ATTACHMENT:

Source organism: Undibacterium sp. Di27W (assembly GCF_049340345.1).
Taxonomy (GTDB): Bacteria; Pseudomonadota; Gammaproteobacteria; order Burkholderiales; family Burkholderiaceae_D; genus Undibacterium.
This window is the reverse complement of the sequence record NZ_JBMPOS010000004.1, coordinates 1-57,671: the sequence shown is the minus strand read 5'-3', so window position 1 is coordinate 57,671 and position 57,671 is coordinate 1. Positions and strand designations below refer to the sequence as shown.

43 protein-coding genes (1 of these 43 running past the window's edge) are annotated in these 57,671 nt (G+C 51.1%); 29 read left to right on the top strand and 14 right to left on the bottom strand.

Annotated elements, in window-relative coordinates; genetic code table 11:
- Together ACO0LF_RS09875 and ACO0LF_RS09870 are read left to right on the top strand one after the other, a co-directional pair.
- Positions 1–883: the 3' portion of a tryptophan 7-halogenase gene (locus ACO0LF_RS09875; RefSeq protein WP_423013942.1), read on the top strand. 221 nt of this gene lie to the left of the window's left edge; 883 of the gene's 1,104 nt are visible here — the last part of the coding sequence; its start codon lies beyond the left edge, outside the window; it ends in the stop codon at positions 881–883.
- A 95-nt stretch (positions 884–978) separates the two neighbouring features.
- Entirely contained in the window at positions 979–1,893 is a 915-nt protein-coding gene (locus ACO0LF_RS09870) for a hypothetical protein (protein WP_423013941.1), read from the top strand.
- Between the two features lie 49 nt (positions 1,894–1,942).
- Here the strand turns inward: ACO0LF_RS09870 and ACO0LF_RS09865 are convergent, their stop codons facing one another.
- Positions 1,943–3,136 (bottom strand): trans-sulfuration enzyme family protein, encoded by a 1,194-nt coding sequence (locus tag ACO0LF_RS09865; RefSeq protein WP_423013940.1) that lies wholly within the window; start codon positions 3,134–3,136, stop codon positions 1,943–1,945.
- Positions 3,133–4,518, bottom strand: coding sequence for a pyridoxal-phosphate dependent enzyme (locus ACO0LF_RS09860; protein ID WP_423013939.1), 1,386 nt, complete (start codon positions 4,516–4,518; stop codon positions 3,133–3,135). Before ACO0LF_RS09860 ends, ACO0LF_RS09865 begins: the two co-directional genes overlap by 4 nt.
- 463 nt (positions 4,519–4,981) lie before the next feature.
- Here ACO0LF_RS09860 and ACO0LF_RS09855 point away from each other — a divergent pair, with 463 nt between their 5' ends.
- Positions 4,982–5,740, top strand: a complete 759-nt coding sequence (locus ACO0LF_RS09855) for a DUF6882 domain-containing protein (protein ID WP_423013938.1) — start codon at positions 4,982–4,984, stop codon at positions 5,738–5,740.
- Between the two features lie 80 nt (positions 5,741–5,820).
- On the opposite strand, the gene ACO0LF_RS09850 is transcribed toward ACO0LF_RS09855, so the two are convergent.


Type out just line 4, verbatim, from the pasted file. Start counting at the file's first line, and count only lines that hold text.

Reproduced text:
43 protein-coding genes (1 of these 43 running past the window's edge) are annotated in these 57,671 nt (G+C 51.1%); 29 read left to right on the top strand and 14 right to left on the bottom strand.